Cookie use on MRCVSonline
We use cookies to ensure that we give you the best experience on our website. If you continue without changing your settings, we will assume that you are happy to receive all cookies.
If you would like to forward this story on to a friend, simply fill in the form below and click send.

Your friend's email:
Your email:
Your name:
 
 
Send Cancel

University of Sydney confirms 480 million animals killed in NSW bushfires
Australia supports more than 300 native species and is the only great land mass to contain three major groups of living mammals: marsupials, monotremes and placentals.

Australia reportedly holds world’s highest rate of species loss

A new study from the University of Sydney states that 480 million animals have been affected by the bushfires in New South Wales (NSW) since September. It outlines Australia’s diverse mammal population, and explains how the authors have calculated this figure.

The findings were based on a report, published for the WWF in 2007, that author Professor Chris Dickman contributed to. The report used published studies to obtain estimates of mammal population density in NSW. These estimates were then multiplied by the amount of land that was approved to be cleared by the state government between 1998 and 2005, to then calculate the impact of land clearing on NSW’s wildlife.

Using this formula, Prof Dickman of the School of Life and Environmental Sciences was then able to estimate that 480 million animals have been affected by the bushfires since September 2019, although the authors stated that they intentionally used vastly conservative estimates while making their calculations, and the actual loss of animal life is expected to be much higher.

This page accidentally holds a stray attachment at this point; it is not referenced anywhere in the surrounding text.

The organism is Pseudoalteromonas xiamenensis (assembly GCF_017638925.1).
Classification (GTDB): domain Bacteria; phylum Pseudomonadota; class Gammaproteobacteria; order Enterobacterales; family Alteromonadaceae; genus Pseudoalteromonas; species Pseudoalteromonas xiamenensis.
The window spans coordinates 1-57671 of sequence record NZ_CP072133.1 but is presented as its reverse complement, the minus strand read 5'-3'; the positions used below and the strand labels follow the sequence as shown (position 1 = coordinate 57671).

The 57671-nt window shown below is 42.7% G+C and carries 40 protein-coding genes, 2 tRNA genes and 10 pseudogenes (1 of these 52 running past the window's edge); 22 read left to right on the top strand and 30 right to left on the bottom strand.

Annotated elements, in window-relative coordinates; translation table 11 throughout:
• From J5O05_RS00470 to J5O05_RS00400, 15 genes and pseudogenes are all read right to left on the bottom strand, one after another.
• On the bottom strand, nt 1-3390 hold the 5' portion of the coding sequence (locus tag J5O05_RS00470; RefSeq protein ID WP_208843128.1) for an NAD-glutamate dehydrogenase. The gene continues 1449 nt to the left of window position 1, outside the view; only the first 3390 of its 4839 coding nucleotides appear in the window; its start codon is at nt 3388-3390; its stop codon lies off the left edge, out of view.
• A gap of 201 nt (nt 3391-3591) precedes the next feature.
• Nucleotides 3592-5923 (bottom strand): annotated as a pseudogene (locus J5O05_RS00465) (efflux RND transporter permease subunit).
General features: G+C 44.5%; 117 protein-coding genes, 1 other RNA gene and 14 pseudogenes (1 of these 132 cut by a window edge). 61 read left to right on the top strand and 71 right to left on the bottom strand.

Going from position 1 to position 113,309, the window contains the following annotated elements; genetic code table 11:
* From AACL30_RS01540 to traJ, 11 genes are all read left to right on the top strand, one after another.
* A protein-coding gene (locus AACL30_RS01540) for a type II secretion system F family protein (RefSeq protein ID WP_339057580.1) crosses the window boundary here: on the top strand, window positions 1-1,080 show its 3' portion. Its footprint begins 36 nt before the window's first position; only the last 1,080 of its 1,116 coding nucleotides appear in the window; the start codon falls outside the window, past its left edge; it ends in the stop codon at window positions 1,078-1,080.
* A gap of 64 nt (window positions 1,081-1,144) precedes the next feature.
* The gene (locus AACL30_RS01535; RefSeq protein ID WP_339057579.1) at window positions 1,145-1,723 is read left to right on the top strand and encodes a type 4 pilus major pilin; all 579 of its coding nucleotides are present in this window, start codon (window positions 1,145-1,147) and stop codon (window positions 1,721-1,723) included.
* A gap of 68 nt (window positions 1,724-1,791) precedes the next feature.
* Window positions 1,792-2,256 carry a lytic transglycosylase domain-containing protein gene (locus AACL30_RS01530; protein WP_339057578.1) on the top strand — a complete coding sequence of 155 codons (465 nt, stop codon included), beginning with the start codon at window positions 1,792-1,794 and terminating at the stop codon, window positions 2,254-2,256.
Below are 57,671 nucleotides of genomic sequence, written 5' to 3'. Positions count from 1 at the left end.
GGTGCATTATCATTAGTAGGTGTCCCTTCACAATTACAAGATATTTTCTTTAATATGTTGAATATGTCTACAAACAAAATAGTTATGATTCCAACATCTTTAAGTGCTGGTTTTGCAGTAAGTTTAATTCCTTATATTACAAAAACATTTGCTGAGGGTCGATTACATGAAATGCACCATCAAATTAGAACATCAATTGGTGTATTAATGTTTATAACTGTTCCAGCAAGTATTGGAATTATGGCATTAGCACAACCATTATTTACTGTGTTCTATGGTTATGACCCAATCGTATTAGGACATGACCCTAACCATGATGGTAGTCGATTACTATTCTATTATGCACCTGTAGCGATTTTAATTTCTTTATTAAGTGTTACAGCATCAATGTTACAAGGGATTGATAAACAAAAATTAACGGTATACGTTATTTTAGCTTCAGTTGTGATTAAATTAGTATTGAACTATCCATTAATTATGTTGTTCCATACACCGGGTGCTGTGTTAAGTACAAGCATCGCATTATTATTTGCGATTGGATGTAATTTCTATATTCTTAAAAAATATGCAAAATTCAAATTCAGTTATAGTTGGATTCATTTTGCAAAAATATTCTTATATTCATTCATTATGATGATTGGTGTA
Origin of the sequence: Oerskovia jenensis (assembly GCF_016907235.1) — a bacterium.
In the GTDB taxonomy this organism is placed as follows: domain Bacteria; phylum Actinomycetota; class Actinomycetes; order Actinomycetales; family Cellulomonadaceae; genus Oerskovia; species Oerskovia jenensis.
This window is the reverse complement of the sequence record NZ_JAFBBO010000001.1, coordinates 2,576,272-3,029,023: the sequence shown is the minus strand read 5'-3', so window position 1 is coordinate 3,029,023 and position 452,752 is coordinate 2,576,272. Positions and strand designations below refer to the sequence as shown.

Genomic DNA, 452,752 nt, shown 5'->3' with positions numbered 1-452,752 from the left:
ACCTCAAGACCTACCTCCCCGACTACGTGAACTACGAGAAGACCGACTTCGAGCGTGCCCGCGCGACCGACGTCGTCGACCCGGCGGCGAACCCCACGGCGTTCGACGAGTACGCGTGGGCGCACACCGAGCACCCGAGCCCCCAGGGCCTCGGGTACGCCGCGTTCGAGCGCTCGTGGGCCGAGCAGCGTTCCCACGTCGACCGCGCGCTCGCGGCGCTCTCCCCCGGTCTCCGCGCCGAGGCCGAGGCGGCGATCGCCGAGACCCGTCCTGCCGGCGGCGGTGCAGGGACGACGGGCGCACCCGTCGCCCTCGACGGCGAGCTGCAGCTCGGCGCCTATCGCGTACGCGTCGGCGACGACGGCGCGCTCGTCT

Many of these animals were most likely killed directly by the fires, while others would have perished as a result of the depletion of food and shelter. This figure only relates to NSW, and does not include insects, bats or frogs.

Australia supports over 300 native species, and is the only great land mass to contain three major groups of living mammals: marsupials, monotremes (platypus and echidna) and placentals. According to the study, 81 per cent of these unique mammals are found only in Australia.

Around 34 species and subspecies of native mammals have become extinct in the continent over the last 200 years, this, according to Prof Dickman, is the highest rate of loss for any region in the world.

Become a member or log in to add this story to your CPD history

Kennel Club appoints new chief executive

News Story 1
 The Kennel Club has announced the appointment of Mark Beazley, who was previously Cats Protection's director of operations, as chief executive. Mark replaces Rosemary Smart, who stepped down from the role in April after 18 years.

Mark has held several senior strategic and executive roles, including executive director at Dogs Trust Ireland and chair of the Companion Animal Working Group at Eurogroup for Animals. He was also heavily involved in the establishment of the Eu Cat and Dog Alliance.

Mark will take up his new role in October. 

Click here for more...
News Shorts
International Cat Care appoints new head of veterinary division

International Cat Care (ICC) has announced the appointment of Nathalie Dowgray as head of the charity's veterinary division.

Nathalie, who is an RCVS advanced practitioner in feline medicine, will lead the International Society of Feline Medicine (ISFM) and a play key role in advancing knowledge and research in feline medicine.

Claire Bessant, iCatCare's chief executive said: "We're absolutely delighted to be welcoming Nathalie to the charity. She brings a depth and breadth of feline expertise and understanding which fits perfectly with the charity's work and development, and her enthusiasm for cats is infectious."